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Cost-utility of a web-based intervention to promote maternal mental health among postpartum women presenting low risk for postpartum depression

Int J Technol Assess Health Care. 2022 Jul 21;38(1):e62. doi: 10.1017/S0266462322000447.


OBJECTIVES: Web-based interventions for the promotion of maternal mental health could represent a cost-effective strategy to reduce the burden associated with perinatal mental illness. This study aimed to evaluate the cost-utility of Be a Mom, a self-guided web-based cognitive behavioral therapy intervention, compared with a waiting-list control.

METHODS: The economic evaluation alongside a randomized controlled trial was conducted from a societal perspective over a 14-month time frame. Postpartum women presenting low risk for postpartum depression were randomized to the intervention (n = 191) or control (n = 176) group and assessed at baseline, postintervention and 4 and 12 months after postintervention. Data regarding healthcare use, productive losses and quality-adjusted life years (QALYs) were collected and used to calculate incremental cost-effectiveness ratios (ICERs). Uncertainty was accounted for with nonparametric bootstrapping and sensitivity analyses.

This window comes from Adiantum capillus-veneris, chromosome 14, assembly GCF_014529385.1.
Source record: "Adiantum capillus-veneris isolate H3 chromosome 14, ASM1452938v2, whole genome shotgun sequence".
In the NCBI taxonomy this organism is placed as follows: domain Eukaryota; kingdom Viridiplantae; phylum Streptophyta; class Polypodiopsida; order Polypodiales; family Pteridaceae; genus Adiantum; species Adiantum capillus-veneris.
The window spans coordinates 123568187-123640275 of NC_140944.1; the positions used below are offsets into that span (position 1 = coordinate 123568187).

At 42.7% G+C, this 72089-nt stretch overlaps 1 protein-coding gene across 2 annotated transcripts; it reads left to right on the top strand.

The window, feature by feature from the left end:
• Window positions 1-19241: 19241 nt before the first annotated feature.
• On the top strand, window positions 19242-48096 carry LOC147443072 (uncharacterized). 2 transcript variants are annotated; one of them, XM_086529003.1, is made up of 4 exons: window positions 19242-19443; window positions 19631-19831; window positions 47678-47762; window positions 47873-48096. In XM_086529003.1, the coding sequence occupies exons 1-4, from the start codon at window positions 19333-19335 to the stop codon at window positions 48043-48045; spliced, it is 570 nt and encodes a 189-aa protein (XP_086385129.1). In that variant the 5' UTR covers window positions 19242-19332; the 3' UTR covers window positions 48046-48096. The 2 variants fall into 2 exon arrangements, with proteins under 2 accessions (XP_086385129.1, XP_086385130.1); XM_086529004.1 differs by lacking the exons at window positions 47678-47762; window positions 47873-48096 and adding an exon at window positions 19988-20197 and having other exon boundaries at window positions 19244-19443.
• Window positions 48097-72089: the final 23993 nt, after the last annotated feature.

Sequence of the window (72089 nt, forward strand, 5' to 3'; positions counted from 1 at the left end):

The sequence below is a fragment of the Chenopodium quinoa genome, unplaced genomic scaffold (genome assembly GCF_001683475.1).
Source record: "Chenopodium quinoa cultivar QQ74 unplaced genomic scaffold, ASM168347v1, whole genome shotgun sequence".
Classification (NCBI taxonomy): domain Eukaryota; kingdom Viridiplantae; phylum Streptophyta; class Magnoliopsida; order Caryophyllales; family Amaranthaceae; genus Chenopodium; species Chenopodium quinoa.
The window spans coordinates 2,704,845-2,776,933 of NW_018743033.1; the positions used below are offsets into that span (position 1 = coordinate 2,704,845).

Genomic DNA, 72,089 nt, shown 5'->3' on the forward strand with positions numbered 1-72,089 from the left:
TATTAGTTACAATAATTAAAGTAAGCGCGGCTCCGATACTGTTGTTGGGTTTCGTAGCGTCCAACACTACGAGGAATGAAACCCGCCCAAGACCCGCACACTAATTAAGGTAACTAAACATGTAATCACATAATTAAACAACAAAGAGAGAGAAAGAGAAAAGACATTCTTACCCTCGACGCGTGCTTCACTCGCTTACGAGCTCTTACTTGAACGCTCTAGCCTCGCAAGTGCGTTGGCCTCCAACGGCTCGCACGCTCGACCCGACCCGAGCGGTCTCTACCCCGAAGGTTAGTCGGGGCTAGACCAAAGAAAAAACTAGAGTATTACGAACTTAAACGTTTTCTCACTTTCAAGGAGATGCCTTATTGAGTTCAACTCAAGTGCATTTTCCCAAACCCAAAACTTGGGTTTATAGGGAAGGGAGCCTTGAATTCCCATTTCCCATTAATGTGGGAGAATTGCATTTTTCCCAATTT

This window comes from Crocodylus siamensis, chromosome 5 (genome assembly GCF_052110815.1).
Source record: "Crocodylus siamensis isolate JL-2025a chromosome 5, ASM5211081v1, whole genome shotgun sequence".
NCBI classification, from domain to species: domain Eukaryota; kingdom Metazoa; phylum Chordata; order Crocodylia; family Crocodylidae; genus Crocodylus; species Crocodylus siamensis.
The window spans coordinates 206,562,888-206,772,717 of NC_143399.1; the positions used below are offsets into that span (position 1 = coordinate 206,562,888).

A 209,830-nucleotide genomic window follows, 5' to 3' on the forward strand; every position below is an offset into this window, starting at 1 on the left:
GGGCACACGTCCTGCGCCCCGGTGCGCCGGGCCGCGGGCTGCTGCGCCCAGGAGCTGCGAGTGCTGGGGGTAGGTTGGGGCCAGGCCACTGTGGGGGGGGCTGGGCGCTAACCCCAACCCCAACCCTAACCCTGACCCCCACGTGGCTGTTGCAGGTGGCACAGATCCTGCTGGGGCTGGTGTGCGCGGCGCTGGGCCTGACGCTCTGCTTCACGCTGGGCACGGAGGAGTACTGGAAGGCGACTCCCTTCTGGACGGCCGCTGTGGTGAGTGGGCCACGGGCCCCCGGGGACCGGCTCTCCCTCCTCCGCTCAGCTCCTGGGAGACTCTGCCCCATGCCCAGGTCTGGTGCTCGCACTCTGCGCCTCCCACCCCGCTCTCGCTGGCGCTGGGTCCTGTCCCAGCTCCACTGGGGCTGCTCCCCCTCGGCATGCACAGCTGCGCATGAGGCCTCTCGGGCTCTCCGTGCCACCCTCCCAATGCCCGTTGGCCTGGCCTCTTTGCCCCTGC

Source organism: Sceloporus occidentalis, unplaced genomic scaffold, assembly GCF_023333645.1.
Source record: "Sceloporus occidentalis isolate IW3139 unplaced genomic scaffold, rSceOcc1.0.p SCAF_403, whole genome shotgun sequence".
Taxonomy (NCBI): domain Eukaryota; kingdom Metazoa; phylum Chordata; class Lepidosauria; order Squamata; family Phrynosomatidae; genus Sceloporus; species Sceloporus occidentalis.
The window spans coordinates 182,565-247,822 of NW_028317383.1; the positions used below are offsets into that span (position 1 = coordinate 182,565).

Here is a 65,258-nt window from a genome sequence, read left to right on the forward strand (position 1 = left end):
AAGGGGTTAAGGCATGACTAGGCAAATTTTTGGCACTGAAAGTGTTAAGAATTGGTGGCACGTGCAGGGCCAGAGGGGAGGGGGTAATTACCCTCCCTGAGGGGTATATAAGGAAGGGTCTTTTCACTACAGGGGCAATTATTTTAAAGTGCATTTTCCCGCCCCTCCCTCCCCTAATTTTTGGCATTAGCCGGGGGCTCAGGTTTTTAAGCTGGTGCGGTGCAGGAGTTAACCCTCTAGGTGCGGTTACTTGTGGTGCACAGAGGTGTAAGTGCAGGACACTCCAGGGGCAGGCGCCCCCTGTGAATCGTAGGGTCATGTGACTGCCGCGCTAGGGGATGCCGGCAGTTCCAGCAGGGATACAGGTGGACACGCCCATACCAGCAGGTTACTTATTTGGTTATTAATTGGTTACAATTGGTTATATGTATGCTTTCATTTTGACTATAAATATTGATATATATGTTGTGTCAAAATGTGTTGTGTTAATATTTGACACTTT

RESULTS: At 14 months, and after accounting for a 3.5 percent discount rate, the intervention resulted in a yearly cost-saving of EUR 165.47 (-361.77, 28.51) and a QALY gain of 0.0064 (-0.0116, 0.0244). Bootstrapping results revealed a dominant ICER for the intervention group. Although results were statistically nonsignificant, cost-effectiveness acceptability curves showed that at a EUR 0 willingness to pay threshold, there is a 96 percent probability that the intervention is cost-effective when compared with the control group. The sensitivity analyses generally supported the acceptable likelihood of the intervention being more cost-effective than the control group.

CONCLUSIONS: From a societal perspective, the implementation of Be a Mom among low-risk postpartum women could be a cost-effective way to improve perinatal mental health.

PMID:35861012 | DOI:10.1017/S0266462322000447

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